Mindfulness is a buzzword that has recently caught a lot of attention, perhaps with good reason.
In a world where people measure success in terms of how full their schedule is, the thought of slowing down seems alien, but in fact, mindfulness practices have been around since 1500 BCE.
Everyone seems to be time poor—strapped for time to check-in with themselves. Mindfulness reduces stress and anxiety, increases emotional intelligence, helps boost mood and productivity, improving the overall quality of life.
Mindfulness, it seems, is the answer we all need in our fast-paced lifestyles to help foster the work-life balance we all strive for.
It’s backed by science!
Studies conducted on meditation, a key principle to mindfulness practices, have shown eight different regions of the brain are positively affected by meditation. The Harvard Business Review highlights two areas of the brain that are needed to conduct better business.
Anterior Cingulate Cortex (ACC)
The ACC is found deep inside the frontal lobe (in your forehead). It’s vital for regulating the heart rate and blood pressure. It’s also associated with decision making and emotional regulation, or the ability to purposefully direct attention and behaviour.
This is the part of our brain that allows us to problem solve creatively and adapt to new challenges based on our memories of past experiences. In the studies, the practising meditators outperform non-meditators when it comes to tasks on self-regulation and resisting distractions.
The hippocampus is found inside the temporal lobe on each side of the brain and belongs to the limbic system. The hippocampus is strongly associated with long and short-term memory as well as the spatial memory that enables navigation.
This organ is covered in receptors for the stress hormone cortisol. People who suffer from depression and PTSD tend to have a smaller hippocampus. Studies show that long practising meditators have an enlarged hippocampus compared to those who don’t meditate. Building resilience to this part of your brain can actually improve how you handle stressful situations.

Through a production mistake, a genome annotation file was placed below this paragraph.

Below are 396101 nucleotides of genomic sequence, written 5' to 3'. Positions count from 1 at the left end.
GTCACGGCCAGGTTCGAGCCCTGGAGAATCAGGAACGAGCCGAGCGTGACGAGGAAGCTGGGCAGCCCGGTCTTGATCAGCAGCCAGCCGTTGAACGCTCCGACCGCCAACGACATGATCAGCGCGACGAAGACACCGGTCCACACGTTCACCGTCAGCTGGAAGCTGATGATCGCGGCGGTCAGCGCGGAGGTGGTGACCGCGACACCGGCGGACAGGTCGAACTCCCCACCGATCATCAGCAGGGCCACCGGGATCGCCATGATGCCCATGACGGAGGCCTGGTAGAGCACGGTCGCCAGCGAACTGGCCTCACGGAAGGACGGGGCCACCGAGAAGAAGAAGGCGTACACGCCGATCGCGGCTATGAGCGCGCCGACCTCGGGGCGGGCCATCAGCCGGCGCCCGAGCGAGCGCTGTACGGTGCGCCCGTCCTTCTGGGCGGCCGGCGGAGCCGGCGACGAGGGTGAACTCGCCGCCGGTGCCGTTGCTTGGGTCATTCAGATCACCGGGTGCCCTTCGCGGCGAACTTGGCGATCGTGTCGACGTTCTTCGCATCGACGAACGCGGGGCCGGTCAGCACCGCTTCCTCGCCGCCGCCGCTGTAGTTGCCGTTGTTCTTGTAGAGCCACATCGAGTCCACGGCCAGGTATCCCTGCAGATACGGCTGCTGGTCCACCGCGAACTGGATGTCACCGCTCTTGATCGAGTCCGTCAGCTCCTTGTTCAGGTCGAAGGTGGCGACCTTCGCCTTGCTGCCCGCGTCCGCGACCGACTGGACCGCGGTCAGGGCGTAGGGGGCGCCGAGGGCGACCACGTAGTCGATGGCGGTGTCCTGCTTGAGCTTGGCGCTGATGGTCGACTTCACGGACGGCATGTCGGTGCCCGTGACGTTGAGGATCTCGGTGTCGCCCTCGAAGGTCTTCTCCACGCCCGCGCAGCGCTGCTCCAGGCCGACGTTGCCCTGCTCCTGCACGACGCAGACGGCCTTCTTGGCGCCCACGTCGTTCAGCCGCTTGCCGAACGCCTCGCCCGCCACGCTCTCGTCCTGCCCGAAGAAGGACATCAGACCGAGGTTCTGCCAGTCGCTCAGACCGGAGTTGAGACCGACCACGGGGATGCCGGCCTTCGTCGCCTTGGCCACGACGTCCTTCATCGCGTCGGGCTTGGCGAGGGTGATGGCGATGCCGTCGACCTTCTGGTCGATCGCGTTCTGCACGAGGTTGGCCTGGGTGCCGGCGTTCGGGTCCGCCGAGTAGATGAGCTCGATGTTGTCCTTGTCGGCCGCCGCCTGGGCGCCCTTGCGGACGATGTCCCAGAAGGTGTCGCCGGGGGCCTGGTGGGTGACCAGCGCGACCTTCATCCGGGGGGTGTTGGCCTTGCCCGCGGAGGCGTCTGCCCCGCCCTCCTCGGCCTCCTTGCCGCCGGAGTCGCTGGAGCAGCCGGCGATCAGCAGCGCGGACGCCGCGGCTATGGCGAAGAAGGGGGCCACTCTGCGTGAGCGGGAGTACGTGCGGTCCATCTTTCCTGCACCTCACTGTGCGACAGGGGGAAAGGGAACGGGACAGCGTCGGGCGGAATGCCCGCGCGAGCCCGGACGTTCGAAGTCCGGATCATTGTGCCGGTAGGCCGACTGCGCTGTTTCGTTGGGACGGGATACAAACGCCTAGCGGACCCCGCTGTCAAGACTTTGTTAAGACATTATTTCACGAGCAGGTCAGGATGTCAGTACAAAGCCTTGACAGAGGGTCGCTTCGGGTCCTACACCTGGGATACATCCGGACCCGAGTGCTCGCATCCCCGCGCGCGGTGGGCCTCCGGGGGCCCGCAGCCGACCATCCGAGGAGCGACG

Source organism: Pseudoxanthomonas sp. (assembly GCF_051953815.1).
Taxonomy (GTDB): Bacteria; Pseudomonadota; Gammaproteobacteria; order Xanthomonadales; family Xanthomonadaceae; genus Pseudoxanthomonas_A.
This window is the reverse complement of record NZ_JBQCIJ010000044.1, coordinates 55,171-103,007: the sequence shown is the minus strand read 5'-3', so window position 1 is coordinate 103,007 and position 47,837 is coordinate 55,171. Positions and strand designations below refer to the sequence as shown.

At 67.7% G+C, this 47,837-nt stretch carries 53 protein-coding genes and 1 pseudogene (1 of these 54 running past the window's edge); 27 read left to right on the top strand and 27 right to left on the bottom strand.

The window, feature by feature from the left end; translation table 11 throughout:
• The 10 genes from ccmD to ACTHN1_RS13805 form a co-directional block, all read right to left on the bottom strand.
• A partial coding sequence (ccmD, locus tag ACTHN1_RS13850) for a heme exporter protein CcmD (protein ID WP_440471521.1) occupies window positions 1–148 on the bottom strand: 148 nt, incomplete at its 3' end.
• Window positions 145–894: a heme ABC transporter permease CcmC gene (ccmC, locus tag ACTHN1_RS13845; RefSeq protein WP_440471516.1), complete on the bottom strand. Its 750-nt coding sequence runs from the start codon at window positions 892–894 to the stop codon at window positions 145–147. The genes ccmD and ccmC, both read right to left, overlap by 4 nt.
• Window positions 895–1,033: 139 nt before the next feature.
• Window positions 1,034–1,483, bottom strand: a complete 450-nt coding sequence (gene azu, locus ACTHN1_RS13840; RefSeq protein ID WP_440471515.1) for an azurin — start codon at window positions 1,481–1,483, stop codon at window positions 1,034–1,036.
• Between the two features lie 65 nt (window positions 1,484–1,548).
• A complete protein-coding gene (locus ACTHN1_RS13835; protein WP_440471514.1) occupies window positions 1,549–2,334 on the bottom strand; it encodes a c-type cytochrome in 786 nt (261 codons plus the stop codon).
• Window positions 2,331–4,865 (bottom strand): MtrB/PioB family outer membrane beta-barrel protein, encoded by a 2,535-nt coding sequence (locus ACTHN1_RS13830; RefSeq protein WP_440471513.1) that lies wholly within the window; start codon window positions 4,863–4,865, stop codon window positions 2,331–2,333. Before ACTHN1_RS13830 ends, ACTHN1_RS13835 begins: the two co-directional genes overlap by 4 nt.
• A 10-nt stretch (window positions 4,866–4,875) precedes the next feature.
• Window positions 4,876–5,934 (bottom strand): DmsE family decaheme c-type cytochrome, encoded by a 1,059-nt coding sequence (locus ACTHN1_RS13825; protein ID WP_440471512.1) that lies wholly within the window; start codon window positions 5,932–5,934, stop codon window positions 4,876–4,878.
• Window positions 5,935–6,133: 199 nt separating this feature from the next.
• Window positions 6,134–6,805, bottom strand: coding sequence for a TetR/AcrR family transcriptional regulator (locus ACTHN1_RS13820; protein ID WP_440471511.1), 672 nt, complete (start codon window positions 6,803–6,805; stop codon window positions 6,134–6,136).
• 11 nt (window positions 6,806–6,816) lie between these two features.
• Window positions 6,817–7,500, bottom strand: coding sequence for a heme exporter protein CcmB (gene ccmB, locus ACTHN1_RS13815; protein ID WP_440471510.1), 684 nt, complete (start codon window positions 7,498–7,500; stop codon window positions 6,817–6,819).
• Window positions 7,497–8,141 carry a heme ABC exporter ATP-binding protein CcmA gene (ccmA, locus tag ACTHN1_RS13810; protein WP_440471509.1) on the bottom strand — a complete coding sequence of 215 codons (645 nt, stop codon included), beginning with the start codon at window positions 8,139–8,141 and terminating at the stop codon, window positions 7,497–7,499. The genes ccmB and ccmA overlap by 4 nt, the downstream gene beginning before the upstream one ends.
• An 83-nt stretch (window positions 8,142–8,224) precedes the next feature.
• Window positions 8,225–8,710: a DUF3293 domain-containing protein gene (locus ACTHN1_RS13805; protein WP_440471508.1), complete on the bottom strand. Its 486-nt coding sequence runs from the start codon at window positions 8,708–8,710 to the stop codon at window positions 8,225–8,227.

What can you do at work?
These benefits aren’t exclusive to those willing to sit in the lotus position for hours to meditate. Mindfulness practices can be as long as you need them to be. There are many different ways you can practice mindfulness that can fit practically into your lifestyle.
You can take a minute to focus on your breathing or go on a 30-minute walk where you simply observe the world around you. The aim of practising mindfulness is to increase our awareness so that we can respond to situations clearly rather than react impulsively.
Be a single-tasker
Multitasking works against you anyways. When you think you’re multitasking, your brain is actually switching between tasks, making you less efficient at the tasks.
Adopt the single-tasker method and focus your attention on the given task without any distractions. You’ll find that you can dive into a flow-state of efficiency a lot faster and for a longer period of time when you work this way.
Time block effectively. Set appropriate schedules and block your time to focus on a task.
Switch off. Tune out all other distractions like your phone, social media, your inbox to help you stay on task.
This might seem counterintuitive if you’re used to an overloaded schedule. Remember the story of the Tortoise and the Hare? Slow and steady wins the race.
When you’re slowing down, you have more time to take in more information and reflect on your choices. Rushing can induce a panicky state which will only lead to distracted thoughts and poor decision making.
Take regular breaks. Practice mindful breathing in between tasks or go on a walk to clear your mind.
It’s easy to let our minds wander to what we’re having for lunch, planning the next project, or contemplating the last meeting. It’s a lot more difficult to be present at the moment.
Mindfulness is, above all, practising awareness rather than operating on autopilot. To be mindful at a task means to be consciously present in what you’re doing, while you’re doing it. You’ll find that you can perform the task a lot better and perhaps in half the time when you’re giving it your full attention.